Derek Butler, chairman of MRSA Action UK, called for bed occupancy rates to fall to 65 per cent - the same as in the Netherlands and Norway.

But a Department of Health spokesman said: ‘Analysis published in December 2007 showed there is no correlation between MRSA rates and high rates of bed occupancy in England.’

http://www.metro.co.uk/news/article.html?in_article_id=188634&in_page_id=34



Viewpoint: How dare we let these dirty hospitals kill 8,000 a year?

By Edwina Currie

Last updated at 12:54 AM on 17th June 2008

A record number of people are dying in NHS hospitals from superbugs. According to figures recently released, death certificates for 2006 showed that more than 8,000 patients in England and Wales died from either MRSA, the drug-resistant bug that infects surgical wounds, or from Clostridium difficile, a virulent form of diarrhoea.

Each year, we now kill more people with C.diff than die on our roads, while deaths from MRSA are the equivalent of two train crashes a week.

In fact, more than 55,000 cases of C.diff occur each year, and the number is rising. That’s more than 1,000 new cases every seven days. Both infections are preventable, and both are treatable if caught soon enough.

Yet where are the politicians making speeches about this scandal? I can’t name any. It makes me seethe.

What’s more, those deaths are probably an underestimate, since most hospitals don’t bother testing for MRSA until a patient is obviously affected. By the time the results arrive, often the poor soul has died, been certificated and dispatched to the undertakers.

The MRSA superbug, which contributes to the deaths of over 8,000 hospital patients each year

Until April last year, we didn’t even bother counting cases of C.diff among patients under 65 - as if they didn’t matter. True, mortality is lower among young people, but they’re just as likely to spread it as anyone else.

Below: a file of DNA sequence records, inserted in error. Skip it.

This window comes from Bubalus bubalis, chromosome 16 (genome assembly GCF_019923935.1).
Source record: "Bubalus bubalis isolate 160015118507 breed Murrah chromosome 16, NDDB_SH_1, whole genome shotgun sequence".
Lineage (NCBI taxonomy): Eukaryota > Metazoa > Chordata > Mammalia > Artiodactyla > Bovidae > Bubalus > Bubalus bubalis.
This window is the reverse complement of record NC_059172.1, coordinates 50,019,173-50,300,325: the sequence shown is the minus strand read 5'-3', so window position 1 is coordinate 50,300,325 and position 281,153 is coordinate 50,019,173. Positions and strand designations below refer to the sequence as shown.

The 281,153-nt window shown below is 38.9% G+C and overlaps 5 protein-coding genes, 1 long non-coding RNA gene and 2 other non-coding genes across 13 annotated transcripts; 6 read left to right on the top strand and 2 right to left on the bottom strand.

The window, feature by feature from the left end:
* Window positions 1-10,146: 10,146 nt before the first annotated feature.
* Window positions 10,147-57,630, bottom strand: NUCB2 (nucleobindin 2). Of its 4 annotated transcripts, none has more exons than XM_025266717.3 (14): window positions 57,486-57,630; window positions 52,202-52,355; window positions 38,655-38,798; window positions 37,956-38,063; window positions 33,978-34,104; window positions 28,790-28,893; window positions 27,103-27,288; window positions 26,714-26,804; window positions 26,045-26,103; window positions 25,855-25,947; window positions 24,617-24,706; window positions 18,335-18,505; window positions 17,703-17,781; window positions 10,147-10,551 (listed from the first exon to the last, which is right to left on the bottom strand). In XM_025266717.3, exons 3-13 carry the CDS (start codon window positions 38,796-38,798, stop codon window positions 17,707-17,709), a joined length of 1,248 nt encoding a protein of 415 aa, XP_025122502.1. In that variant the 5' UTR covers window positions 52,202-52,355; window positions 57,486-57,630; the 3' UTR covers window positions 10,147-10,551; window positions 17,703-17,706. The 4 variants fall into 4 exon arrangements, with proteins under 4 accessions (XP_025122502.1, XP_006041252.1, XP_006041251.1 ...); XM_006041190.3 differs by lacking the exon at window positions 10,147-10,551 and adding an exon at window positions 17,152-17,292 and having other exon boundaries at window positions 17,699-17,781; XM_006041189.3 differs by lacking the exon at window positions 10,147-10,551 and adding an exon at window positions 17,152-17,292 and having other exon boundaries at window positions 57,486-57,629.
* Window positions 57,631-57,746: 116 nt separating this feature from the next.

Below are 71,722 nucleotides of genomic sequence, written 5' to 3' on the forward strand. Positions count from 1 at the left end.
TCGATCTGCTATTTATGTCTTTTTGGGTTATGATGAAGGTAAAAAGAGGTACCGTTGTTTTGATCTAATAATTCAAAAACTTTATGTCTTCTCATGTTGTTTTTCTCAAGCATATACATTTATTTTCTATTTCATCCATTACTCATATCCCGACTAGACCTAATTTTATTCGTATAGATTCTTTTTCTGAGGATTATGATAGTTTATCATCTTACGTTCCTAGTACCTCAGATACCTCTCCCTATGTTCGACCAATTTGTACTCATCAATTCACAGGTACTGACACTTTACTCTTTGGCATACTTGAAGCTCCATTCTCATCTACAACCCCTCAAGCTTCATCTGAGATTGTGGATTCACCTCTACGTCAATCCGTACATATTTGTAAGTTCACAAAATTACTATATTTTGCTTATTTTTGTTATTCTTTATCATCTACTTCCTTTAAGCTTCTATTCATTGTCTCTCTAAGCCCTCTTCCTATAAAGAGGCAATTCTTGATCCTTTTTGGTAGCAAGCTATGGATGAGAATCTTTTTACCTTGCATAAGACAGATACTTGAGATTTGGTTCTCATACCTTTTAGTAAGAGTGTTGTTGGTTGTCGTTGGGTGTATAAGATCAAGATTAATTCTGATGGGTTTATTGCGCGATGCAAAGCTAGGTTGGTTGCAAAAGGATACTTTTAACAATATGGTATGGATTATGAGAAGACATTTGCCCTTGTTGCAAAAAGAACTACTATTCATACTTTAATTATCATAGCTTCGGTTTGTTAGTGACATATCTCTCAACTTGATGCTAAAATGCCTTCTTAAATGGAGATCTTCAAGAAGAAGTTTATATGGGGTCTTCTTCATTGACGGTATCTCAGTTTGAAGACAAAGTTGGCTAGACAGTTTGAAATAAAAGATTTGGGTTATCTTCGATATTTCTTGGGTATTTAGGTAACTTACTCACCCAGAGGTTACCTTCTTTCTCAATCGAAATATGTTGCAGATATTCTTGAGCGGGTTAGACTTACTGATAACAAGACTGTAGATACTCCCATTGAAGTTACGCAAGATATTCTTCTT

The Government’s own target, set in March 2004, is merely to halve the number of MRSA cases. That is a pathetic failure of will.

It’s five years since infection control managers were ordered for every NHS Trust. Well-paid but powerless, they’ve made not a scrap of difference.

This spring, a £40 million hospital ‘deep clean’ took place, but what is the point if wards are as neglected the following day as before? Yesterday, official figures showed that more than a quarter of health trusts are failing to meet basic hygiene standards.

Ministers should check out practice in other countries. In Holland and Scandinavia the policy is ‘search and destroy’.

All patients are tested, cases are isolated and treated until they get the all- clear, so only occasional examples of MRSA occur. Their standards of cleanliness and vigilance are awesome by comparison.

The answer is simple: hospitals must be clean, clean, clean. Florence Nightingale knew this, in the days before antibiotics made us lazy.

It is not a question of money but of good practice. Plain soap and water on floors, beds, shelves, door-handles, everywhere; hygiene maintained ferociously, but especially around bathrooms, toilets, kitchens.

Actress Leslie Ash, whose own battle with MRSA caused her to lose feeling from her waist down and needing a walking stick

Thorough sterilisation of equipment, particularly if it’s going to be used many times; clean uniforms; and more than anything, staff washing their hands before they touch a patient. Over and over again.

Recently, I’ve visited friends in hospitals. The standards were not bad; the wards were fairly clean. But bed curtains hung off their hooks and needed a wash.

Beds were too close together - an invitation to cross-infection. I didn’t see anybody using alcohol gels and when I checked (this was a teaching hospital), several of the dispensers were empty.

There wasn’t a sink nearby in the ward; apparently they aren’t designed that way any more. The Government advises a ‘bare below the elbow’ uniform, to encourage hand-washing; on one ward with elderly folk prone to C.diff, the doctors were in scruffy clothes, sleeves down to the wrists.